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Vescoiya
11-26-2006, 01:34 AM
Iíve been spending too much time at the share your work boards and had some questions.

How much critique do you offer?
How harsh, but fair in your opinion, is it reasonable to be?
Do you only offer detailed criticism to poster you have met in another context or say that they welcome critique?
Do you critique everything you read that falls in the area of books you do read?
If you only have read a bit of the piece, do you comment on that, or only if you have read the whole piece?
Do you only comment if you genuinely loved the piece and saw a few things that could do with improvement?

Sorry if this is the wrong forum to ask, but Iím trying to give myself some sort of mental guidelines for commenting on work on AW. Especially as I have some tendency to give overly blunt comments and would rather not upset anyone.

greglondon
11-26-2006, 01:52 AM
> How much critique do you offer?

I prefer to critique on the characters and plot. which can get a little long winded.

> How harsh, but fair in your opinion, is it reasonable to be?

I always present it from my experience, my opinion. There is never a "right" way to do something. I try to convey my feedback in the form of

"If I were reading this, I would have put the book down at this point".

Which is different than saying something like

"This destroys the story" or some otehr absolute statement.

> Do you only offer detailed criticism to poster you have met in
> another context or say that they welcome critique?

I don't offer feedback unless they want it.

> If you only have read a bit of the piece, do you comment on that,
> or only if you have read the whole piece?

Since I focus more on the characters and plot, I generally reserve
a lot if I haven't read the whole thing. I'll end up with a lot of questions
on my feedback like "Does this get explained/resolved/etc later?"

> Do you only comment if you genuinely loved the piece and
> saw a few things that could do with improvement?

I always try to give my feedback in the context of what I think
the author can hear/understand as far as how I think they could
make the story better for me as a reader. Some of my writing
absolutely sucked and some of it still sucks. I give the sort of
feedback that I would want: what do I need to learn to make
this piece great?

KiwiChick
11-26-2006, 01:55 AM
Iíve been spending too much time at the share your work boards and had some questions.

How much critique do you offer?
I'll say anything that (1) I think might be helpful and (2) I can be bothered typing.

How harsh, but fair in your opinion, is it reasonable to be?
Unless the person specifically asks me to be gentle, I will generally be blunt about the writing, while trying to avoid implying anything about the writer as a person. If one piece shows all the standard beginner mistakes but the writer seems eager to learn, I may tone back a bit and just pick out the most important errors. Critique is one thing, but I don't want to totally discourage people like this. In general, I think being harsh about writing is fine so long as you don't say the writer is stupid and sucks.

Do you only offer detailed criticism to poster you have met in another context or say that they welcome critique?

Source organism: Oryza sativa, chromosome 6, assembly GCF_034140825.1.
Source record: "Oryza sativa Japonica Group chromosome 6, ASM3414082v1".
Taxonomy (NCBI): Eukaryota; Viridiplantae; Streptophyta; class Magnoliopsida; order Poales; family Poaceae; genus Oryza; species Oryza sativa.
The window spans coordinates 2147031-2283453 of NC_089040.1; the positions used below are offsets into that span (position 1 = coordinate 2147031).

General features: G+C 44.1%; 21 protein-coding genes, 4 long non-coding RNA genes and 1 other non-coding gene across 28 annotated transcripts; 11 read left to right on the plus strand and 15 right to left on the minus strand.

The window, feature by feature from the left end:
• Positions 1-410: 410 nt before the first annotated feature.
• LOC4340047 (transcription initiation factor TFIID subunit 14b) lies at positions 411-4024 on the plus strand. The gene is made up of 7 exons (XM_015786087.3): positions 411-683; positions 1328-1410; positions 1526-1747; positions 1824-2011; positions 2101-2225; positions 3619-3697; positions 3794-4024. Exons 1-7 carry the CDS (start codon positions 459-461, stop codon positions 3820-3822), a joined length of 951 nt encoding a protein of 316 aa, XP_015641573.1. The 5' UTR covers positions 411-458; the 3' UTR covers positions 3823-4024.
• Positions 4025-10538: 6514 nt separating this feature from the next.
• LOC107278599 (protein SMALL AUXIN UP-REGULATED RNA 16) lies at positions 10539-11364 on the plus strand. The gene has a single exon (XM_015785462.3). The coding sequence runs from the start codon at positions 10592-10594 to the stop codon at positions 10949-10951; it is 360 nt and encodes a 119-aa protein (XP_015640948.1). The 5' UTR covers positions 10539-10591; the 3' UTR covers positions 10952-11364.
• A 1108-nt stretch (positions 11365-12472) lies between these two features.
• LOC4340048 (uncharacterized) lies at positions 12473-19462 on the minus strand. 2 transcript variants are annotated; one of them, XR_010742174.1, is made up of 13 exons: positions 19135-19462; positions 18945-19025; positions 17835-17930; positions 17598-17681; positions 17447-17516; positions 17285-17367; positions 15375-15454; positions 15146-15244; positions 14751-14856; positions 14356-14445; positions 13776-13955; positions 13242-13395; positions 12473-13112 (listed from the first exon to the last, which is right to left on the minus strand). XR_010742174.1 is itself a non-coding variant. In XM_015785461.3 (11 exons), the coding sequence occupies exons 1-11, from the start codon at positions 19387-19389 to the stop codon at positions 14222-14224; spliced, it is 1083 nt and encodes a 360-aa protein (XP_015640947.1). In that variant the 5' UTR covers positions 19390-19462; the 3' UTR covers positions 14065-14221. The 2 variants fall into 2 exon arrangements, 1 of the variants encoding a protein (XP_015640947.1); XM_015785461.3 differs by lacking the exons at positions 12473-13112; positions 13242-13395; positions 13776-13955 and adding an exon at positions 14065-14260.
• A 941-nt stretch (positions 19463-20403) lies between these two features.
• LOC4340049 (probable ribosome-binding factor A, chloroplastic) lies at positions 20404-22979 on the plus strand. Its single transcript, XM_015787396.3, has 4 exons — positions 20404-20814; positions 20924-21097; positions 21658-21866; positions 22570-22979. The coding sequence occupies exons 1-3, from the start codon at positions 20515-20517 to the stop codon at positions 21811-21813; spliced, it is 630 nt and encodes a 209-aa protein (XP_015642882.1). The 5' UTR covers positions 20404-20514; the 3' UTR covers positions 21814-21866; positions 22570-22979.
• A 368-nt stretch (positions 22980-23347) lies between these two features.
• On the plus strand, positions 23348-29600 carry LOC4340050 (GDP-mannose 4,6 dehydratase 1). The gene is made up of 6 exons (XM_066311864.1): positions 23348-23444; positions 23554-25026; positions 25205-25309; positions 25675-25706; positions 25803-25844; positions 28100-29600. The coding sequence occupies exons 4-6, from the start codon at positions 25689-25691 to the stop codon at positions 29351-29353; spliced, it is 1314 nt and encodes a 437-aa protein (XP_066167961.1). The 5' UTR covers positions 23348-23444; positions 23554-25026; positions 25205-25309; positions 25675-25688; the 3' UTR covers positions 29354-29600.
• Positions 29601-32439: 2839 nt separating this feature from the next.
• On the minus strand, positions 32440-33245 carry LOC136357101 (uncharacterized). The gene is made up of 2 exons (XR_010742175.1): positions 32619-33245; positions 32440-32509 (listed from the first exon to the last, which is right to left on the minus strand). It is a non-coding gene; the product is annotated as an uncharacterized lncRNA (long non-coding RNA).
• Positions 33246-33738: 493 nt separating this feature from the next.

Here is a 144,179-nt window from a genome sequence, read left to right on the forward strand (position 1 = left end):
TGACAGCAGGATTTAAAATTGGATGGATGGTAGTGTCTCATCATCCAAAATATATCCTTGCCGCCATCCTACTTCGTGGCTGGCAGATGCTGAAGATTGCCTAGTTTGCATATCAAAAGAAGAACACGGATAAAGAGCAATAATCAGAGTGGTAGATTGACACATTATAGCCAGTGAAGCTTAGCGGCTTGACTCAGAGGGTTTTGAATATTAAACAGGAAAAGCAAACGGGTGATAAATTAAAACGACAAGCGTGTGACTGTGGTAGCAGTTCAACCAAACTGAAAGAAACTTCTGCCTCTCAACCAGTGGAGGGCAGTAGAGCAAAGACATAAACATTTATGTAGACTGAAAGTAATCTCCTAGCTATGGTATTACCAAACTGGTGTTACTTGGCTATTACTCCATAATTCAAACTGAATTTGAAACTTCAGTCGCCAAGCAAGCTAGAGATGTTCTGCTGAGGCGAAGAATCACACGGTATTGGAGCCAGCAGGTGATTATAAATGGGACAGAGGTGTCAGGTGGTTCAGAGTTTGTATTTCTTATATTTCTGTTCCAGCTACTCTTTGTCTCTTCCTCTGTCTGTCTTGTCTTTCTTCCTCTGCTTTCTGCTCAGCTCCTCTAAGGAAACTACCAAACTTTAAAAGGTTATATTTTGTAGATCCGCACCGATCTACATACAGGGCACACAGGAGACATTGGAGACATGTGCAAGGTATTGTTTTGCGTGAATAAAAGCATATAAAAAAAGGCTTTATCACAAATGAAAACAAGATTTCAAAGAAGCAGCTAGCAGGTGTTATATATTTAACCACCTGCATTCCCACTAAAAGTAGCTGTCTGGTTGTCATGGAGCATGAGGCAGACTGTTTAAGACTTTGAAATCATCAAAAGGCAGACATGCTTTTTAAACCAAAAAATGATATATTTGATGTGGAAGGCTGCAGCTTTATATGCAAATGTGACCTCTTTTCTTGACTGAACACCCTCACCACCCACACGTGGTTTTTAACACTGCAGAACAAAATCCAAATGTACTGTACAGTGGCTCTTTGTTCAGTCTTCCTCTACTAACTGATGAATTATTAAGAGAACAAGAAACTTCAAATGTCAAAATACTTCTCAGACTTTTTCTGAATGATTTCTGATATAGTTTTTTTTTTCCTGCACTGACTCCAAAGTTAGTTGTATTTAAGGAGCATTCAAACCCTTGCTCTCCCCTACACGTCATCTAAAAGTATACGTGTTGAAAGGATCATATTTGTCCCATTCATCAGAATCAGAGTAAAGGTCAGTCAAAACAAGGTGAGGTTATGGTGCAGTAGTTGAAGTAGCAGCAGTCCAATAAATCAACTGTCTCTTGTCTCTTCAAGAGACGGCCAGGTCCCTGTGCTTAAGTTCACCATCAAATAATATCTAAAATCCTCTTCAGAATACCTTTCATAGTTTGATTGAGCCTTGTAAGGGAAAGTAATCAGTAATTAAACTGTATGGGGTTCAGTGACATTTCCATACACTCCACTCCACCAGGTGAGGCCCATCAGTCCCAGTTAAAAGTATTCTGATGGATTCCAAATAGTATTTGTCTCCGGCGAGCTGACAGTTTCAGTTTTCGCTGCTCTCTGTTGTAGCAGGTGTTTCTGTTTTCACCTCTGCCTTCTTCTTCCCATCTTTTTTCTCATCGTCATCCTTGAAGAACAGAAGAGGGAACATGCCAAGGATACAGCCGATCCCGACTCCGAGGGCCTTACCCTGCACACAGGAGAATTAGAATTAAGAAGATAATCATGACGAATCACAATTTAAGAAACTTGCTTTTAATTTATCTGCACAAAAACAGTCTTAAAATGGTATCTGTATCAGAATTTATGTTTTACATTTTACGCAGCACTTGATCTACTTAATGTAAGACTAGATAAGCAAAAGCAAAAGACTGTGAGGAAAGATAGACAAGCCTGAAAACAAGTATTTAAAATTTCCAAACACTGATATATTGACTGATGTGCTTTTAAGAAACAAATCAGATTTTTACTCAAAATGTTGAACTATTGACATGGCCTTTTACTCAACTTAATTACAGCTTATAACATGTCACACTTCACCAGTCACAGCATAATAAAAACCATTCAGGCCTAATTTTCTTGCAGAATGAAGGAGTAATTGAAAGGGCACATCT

I assume anyone posting in SYW wants critiques. I don't pay much attention to who wrote the piece unless it is a first time poster who doesn't seem to have contributed anything and is asking for what amounts to a beta read of half their book.

Do you critique everything you read that falls in the area of books you do read?
No, only if I think I have something useful to contribute, or I liked a piece so much that I just have to say it.

If you only have read a bit of the piece, do you comment on that, or only if you have read the whole piece?
Often I only read a small section and just comment on that. If the first paragraph is full of craft errors, I assume the rest will be too and once I've pointed out the errors in the start doing more will just be repeating myself. Unless the story seems intriguing enough that I want to read on and make more general comments despite the poor writing, I'll stop there.

Do you only comment if you genuinely loved the piece and saw a few things that could do with improvement?
Sometimes.

Sorry if this is the wrong forum to ask, but Iím trying to give myself some sort of mental guidelines for commenting on work on AW. Especially as I have some tendency to give overly blunt comments and would rather not upset anyone.
People who will be upset by blunt but honest comments should state they want critiquers to be kind. Otherwise... fresh meat!

KiwiChick

jbal
11-26-2006, 01:55 AM
This is on the SYW board here: http://www.absolutewrite.com/forums/showthread.php?t=43986

I try to stick with my genre. I read a lot of stuff on there, but only comment if what I have to say hasn't already been covered, and I feel I have something useful to add.
I will also say that the most useful crits I've received there have been the worst ones, so I wouldn't worry about being harsh if the criticism is valid. Some people bruise easily, but a writer needs to hear negative things about their work to improve it. Glowing reviews have little value.

Vescoiya
11-26-2006, 02:05 AM
Thank you for the responses. Theyíve been very helpful.

Jbal I did see the other thread, but its focus was on whether you let yourself be guided by or read other peopleís criticism and I felt my questions were slightly different. If it was about which forum this question should be posted in, I couldnít find that thread again when I looked. Though I possibly didnít look as hard as I should have and instead put the question in a place that seemed sensible to me.